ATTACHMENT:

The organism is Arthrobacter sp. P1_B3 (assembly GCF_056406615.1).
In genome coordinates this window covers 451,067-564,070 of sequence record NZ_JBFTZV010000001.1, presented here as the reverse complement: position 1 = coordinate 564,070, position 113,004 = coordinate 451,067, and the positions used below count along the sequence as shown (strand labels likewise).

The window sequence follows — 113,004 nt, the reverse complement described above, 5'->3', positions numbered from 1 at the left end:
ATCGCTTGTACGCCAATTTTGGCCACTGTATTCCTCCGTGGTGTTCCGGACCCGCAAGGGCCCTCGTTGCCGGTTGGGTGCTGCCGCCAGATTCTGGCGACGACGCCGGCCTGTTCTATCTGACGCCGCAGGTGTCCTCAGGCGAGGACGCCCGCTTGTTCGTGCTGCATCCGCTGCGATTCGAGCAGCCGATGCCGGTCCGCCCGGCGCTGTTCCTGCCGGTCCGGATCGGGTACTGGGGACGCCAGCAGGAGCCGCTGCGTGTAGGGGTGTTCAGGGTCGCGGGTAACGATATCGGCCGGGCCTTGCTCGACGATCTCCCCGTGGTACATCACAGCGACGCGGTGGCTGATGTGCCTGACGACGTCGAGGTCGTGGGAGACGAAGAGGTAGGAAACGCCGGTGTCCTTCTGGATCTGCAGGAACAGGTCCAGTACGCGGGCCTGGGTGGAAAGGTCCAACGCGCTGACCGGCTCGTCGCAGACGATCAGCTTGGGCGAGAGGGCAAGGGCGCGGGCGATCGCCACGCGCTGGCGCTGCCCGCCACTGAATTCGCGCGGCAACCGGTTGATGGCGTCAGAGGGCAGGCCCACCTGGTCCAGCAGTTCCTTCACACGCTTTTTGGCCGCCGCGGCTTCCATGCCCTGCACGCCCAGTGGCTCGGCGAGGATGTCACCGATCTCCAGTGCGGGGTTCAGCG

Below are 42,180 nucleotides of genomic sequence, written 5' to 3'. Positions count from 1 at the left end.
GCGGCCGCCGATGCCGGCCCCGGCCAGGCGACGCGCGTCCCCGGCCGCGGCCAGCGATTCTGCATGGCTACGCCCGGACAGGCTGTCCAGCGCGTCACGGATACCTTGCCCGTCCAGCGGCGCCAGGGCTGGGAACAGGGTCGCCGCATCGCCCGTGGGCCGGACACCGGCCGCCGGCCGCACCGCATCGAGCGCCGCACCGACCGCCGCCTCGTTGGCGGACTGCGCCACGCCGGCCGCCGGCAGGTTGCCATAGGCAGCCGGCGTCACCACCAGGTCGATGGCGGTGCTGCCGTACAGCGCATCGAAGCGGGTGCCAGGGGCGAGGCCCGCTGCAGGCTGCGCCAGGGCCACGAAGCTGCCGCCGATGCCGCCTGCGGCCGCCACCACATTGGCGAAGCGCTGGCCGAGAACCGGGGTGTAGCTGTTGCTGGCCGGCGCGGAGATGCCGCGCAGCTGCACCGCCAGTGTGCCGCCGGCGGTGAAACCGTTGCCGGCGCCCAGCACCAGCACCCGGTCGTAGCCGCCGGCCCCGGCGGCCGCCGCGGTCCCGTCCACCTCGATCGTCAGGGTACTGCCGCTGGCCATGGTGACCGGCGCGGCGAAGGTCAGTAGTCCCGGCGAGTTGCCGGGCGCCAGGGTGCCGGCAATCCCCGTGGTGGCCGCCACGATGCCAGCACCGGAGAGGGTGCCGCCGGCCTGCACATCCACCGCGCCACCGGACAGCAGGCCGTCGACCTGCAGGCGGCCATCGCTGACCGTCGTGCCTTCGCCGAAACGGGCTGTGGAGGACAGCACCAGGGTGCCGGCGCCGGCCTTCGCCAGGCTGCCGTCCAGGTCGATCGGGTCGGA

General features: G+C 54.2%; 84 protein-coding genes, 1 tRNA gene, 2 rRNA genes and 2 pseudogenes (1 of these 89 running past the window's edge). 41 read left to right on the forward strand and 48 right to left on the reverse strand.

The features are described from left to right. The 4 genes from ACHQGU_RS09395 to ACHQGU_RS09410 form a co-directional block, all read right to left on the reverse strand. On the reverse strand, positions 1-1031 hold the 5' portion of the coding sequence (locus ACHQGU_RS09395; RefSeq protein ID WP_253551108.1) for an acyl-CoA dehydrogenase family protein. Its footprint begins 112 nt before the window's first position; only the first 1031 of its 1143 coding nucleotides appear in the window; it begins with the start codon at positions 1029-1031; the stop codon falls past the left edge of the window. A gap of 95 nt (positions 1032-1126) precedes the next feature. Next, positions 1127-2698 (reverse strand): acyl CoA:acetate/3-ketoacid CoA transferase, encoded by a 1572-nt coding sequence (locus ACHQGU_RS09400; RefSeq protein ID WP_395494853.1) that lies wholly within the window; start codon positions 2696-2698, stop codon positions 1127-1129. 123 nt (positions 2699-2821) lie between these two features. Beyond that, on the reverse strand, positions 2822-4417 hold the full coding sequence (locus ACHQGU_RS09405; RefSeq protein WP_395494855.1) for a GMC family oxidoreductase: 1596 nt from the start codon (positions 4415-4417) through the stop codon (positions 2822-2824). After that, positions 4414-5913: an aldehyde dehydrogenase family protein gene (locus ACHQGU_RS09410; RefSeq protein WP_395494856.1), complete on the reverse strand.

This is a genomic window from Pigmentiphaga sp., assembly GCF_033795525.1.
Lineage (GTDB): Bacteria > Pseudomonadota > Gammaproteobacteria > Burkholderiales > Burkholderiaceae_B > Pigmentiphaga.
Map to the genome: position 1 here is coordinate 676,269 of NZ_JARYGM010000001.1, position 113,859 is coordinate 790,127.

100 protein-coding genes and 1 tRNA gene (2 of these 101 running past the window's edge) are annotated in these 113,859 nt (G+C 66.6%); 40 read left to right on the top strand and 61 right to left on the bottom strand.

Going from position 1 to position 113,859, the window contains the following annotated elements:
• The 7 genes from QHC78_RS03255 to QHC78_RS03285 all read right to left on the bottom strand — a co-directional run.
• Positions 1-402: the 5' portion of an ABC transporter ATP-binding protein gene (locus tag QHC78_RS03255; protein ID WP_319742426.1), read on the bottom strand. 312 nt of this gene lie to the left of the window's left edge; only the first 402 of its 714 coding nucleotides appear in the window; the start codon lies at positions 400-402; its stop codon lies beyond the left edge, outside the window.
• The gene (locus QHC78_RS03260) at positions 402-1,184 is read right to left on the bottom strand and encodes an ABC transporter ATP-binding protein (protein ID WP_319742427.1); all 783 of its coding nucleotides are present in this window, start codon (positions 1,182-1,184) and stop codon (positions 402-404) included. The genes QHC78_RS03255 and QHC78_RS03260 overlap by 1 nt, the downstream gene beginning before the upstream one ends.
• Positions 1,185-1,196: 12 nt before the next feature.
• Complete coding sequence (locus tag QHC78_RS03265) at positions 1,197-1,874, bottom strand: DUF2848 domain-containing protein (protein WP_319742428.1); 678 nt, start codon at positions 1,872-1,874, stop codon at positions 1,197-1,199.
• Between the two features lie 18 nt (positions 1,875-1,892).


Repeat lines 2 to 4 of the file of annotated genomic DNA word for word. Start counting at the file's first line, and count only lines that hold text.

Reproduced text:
In genome coordinates this window covers 451,067-564,070 of sequence record NZ_JBFTZV010000001.1, presented here as the reverse complement: position 1 = coordinate 564,070, position 113,004 = coordinate 451,067, and the positions used below count along the sequence as shown (strand labels likewise).

The window sequence follows — 113,004 nt, the reverse complement described above, 5'->3', positions numbered from 1 at the left end:
ATCGCTTGTACGCCAATTTTGGCCACTGTATTCCTCCGTGGTGTTCCGGACCCGCAAGGGCCCTCGTTGCCGGTTGGGTGCTGCCGCCAGATTCTGGCGACGACGCCGGCCTGTTCTATCTGACGCCGCAGGTGTCCTCAGGCGAGGACGCCCGCTTGTTCGTGCTGCATCCGCTGCGATTCGAGCAGCCGATGCCGGTCCGCCCGGCGCTGTTCCTGCCGGTCCGGATCGGGTACTGGGGACGCCAGCAGGAGCCGCTGCGTGTAGGGGTGTTCAGGGTCGCGGGTAACGATATCGGCCGGGCCTTGCTCGACGATCTCCCCGTGGTACATCACAGCGACGCGGTGGCTGATGTGCCTGACGACGTCGAGGTCGTGGGAGACGAAGAGGTAGGAAACGCCGGTGTCCTTCTGGATCTGCAGGAACAGGTCCAGTACGCGGGCCTGGGTGGAAAGGTCCAACGCGCTGACCGGCTCGTCGCAGACGATCAGCTTGGGCGAGAGGGCAAGGGCGCGGGCGATCGCCACGCGCTGGCGCTGCCCGCCACTGAATTCGCGCGGCAACCGGTTGATGGCGTCAGAGGGCAGGCCCACCTGGTCCAGCAGTTCCTTCACACGCTTTTTGGCCGCCGCGGCTTCCATGCCCTGCACGCCCAGTGGCTCGGCGAGGATGTCACCGATCTCCAGTGCGGGGTTCAGCG